10. But he can do that some times and not do that other times. In the end, he gets defeated by an angry youth. By the standard of that scene, Word of Radiance Kaladin would wipe the floor with him! We have to keep this in mind: The Cosmere power levels are strictly consistent (Brandon takes care of that), Star Wars power levels are not. Which is what I hinted at above. Charcters can do something in one scene because it looks cool, but can't do it anymore in another scene because it would defeat the point of the scene (Vader just hiding somewhere and choking people - technically he doesn't even need his lightsaber for anything if he can just choke them). That's because in Star Wars, the effect of a specific scene (like Vader seeming badass) is more important than internal consistency. Which is fine by me, I'm not even saying that's bad writing or anything, it works just fine for the movies in my opinion. It just makes claims like these hard to argue for on a consistent basis. It gets worse with changing writers between mediums, giving Vader overpowered abilities in some side story comic while he never shows them when he needs them in the movies. It's a general flaw in this comparison. We can't just take anything that a Jedi/Sith has been shown to do somewhere and apply it, because in a lot of cases, these abilities contradict what's been shown elsewhere in the series. ... Also, yesterday at the livestream, Brandon has said that Shardplate protects from mind control. Which makes it easy to argue that all that force stuff will probably not even work against Fourth Ideal upwards Radiants anyway. I'm still convinced that in a comparison between Brandon's established canon and the things that work consistently in Star Wars, no Jedi or Sith could stand a chance against any Fifth Ideal Radiant in a fair situation. I'm not saying that that makes Jedi dumb or useless or anything like that, just that Star Wars functions on a different (not worse) power scale than Stormlight. It's not a story with "could be destroying the planet with our powers so let's just abandon them" type of situations. Which is fine, it doesn't need to do that, it's just that Stormlight does and in these comparisons, it makes it hard for Star Wars character to keep up.
  11. A good Jedi could have a chance against a Second Ideal Radiant. Third Ideal, harder. Fourth Ideal, with Plate and Blade, almost impossible. Noone can convince me that any Jedi ever could take on the weakest Fifth Ideal Radiant. Just a completely different power level. Any argument for Jedi there has to be based off of inconsistencies, e.g. weird things that Jedi can do in some iterations that they obviously can't do in anything else.
  12. I think you contradict yourself - in your theory, do they want to unmake the Dawnshards or Adonalsium? Also, that's a huuuge assumption that 1. you need the Dawnshards in order to unite the Shards (at least one event in the Cosmere implies that Adonalsium could be reformed without them, just like a vase can potentially be fixed without the stone that broke it) and 2. that you could just reunite the Shards by getting together the Dawndhards - they'd probably need all the Shards at one place, too, and - with the Dor and other ones Splintered and other problems - that's a task that is close to impossible. Also, Unmaking as used in the Stormlight Archive (mainly by Raboniel) seems to imply corruption of the Investiture of one (or more) Shards by another Shard, writing it over and making it Investiture of the other Shard. Which means that Adonalsium can't be Unmade, since there is no Shard outside of Adonalsium that could possibly corrupt it. So there's a lot of problems with this. That said, I do agree that they are most likely hunting the Dawnshards - maybe to use them, maybe to eliminate them. The former is probably more likely, but the latter seems more interesting to me personally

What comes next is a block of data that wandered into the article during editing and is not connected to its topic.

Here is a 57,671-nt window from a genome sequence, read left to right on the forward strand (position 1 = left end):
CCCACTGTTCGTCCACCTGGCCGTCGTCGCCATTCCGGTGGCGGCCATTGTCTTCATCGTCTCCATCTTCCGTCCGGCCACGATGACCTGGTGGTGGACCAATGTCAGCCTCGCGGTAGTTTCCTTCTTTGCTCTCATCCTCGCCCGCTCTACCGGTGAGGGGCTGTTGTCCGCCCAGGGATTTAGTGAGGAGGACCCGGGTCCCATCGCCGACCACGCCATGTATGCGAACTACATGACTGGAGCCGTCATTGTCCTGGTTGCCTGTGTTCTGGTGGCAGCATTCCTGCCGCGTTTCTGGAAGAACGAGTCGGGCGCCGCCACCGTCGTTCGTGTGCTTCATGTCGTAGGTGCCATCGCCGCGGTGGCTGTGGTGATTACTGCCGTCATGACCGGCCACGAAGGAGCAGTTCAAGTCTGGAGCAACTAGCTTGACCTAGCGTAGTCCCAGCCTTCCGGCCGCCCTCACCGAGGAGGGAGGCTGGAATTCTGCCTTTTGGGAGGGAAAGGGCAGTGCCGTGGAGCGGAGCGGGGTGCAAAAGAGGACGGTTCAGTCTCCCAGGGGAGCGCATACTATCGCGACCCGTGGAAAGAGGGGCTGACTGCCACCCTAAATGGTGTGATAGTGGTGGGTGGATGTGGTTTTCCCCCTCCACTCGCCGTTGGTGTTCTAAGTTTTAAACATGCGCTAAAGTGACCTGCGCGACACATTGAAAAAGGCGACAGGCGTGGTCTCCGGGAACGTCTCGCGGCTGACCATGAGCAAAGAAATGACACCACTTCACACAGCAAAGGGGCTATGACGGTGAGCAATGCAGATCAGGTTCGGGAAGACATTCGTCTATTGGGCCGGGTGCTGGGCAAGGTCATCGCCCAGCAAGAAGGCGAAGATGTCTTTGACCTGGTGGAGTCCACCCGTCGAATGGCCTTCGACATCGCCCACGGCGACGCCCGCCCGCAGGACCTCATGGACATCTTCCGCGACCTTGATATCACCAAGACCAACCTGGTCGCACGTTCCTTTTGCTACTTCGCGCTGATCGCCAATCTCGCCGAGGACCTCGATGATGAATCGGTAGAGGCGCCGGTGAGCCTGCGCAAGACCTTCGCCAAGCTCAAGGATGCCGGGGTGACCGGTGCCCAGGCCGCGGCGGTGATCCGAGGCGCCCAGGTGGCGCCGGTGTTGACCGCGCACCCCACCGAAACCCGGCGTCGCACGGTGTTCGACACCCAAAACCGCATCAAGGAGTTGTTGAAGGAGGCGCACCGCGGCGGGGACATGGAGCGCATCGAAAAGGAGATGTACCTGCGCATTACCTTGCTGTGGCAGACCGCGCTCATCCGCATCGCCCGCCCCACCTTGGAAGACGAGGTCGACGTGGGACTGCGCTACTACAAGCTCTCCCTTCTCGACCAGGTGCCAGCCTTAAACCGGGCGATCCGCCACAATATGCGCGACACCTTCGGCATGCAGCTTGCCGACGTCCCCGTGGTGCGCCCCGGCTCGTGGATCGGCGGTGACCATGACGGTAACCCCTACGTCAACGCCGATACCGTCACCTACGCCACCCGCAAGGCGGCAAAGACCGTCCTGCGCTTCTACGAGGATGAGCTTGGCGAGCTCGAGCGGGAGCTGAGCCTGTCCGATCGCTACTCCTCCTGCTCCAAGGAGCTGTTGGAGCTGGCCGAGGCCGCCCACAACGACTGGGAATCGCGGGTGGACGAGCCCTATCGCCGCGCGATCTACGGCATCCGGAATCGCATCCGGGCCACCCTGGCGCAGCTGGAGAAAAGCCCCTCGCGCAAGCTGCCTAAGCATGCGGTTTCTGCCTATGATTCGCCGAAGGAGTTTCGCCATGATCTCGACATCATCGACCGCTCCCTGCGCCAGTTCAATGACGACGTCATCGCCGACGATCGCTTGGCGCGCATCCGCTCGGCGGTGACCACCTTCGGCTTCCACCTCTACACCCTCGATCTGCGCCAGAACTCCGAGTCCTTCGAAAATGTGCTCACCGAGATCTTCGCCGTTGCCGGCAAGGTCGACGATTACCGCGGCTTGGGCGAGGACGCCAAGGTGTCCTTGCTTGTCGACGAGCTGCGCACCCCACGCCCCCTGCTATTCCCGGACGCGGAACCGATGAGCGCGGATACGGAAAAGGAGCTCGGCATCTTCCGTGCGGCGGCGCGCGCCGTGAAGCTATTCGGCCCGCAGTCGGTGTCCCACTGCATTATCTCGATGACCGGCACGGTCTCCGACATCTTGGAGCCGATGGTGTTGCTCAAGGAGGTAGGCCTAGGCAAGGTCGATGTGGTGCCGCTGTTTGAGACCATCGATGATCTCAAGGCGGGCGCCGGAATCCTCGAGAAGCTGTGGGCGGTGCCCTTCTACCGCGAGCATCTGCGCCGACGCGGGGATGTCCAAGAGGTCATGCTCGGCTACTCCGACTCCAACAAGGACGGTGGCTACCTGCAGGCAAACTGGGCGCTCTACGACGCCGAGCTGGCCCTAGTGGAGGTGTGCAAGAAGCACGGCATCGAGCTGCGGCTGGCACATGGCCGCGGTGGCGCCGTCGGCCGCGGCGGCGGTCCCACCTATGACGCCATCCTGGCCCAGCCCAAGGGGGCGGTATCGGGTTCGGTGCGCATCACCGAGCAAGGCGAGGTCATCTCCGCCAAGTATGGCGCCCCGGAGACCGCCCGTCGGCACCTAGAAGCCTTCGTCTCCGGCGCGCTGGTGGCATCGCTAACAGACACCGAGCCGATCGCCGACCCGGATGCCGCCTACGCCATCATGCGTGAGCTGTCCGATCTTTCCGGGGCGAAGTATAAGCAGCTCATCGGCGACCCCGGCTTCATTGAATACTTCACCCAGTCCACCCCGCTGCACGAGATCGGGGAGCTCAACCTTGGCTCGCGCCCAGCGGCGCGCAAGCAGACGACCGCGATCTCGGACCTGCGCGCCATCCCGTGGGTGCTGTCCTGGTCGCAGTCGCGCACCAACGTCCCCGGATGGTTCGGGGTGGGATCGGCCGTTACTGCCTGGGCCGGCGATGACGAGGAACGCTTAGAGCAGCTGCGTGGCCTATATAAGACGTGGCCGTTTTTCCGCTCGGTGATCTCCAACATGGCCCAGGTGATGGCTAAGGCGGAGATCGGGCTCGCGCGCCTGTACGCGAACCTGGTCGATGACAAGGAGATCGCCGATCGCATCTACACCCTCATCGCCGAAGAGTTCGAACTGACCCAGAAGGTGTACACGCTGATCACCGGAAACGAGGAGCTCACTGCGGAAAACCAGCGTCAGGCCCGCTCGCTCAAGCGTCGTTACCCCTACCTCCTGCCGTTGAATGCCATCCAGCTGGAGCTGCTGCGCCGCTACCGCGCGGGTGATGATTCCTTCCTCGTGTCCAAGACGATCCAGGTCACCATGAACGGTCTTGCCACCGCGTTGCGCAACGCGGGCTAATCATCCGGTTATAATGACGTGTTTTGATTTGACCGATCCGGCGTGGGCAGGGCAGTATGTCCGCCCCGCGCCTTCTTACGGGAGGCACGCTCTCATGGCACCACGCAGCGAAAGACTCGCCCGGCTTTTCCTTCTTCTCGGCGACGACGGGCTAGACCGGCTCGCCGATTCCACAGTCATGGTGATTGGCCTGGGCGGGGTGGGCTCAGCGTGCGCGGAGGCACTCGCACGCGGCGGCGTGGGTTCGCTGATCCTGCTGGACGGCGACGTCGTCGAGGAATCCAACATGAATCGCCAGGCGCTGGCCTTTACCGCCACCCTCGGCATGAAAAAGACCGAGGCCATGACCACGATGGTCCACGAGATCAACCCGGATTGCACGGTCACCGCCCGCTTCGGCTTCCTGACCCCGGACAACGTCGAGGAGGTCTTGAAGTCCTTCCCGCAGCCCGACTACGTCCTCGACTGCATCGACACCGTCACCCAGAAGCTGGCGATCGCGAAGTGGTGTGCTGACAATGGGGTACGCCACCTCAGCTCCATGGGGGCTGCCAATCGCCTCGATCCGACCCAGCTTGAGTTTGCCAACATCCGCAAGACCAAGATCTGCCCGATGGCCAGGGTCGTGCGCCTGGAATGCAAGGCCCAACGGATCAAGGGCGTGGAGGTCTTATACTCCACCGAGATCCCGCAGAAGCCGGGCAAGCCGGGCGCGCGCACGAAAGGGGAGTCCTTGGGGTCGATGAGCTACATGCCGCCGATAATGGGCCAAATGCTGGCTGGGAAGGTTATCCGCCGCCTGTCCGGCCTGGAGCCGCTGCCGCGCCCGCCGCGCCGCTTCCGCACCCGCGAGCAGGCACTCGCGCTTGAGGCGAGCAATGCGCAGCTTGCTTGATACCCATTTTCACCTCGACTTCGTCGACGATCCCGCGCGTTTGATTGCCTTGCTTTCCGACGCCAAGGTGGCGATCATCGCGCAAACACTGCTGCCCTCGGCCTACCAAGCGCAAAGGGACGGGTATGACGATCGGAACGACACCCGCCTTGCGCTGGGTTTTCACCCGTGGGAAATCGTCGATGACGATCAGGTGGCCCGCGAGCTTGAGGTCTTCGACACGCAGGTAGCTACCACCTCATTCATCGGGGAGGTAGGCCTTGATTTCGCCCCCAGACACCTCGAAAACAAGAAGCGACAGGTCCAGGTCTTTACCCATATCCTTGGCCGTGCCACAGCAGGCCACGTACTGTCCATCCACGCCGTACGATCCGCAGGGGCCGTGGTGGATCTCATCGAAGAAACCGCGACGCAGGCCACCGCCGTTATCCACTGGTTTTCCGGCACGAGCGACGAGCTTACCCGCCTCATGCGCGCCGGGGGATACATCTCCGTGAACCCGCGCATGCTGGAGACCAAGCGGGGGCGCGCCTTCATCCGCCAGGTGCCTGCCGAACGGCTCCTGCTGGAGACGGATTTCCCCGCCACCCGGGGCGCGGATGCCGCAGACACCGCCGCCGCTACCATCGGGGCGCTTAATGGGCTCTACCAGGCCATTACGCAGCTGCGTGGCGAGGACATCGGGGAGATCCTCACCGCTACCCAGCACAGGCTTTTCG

13. Just to put this into perspective, this book is 380,000 words, so 4 times the length of your average book. Reading this thing in one day means you technically could read 4 books that day. Though this thread makes it appear like it's normal to finish it in a short time, you have to keep in mind that this is a site for huge Sanderson fans. I don't think it's representative for how long people need to read it in general at all. Like, the average reading speed might be 280 words per minute, in that pace, you'd need over 22 hours to read it without ever pausing, which is, like, 5 hours more than people are usually awake on a day. And Way of Kings is easily the shortest in the series.
  14. Words of Radiance is the only fantasy book that's better than Way of Kings in my opinion, so there's that
  15. Correct me if I'm wrong but isn't this what happened at Fadrex City when Ati took over the koloss? Sure, he was a Shard, but I feel it should work like this on a way smaller scale as well, theoretically.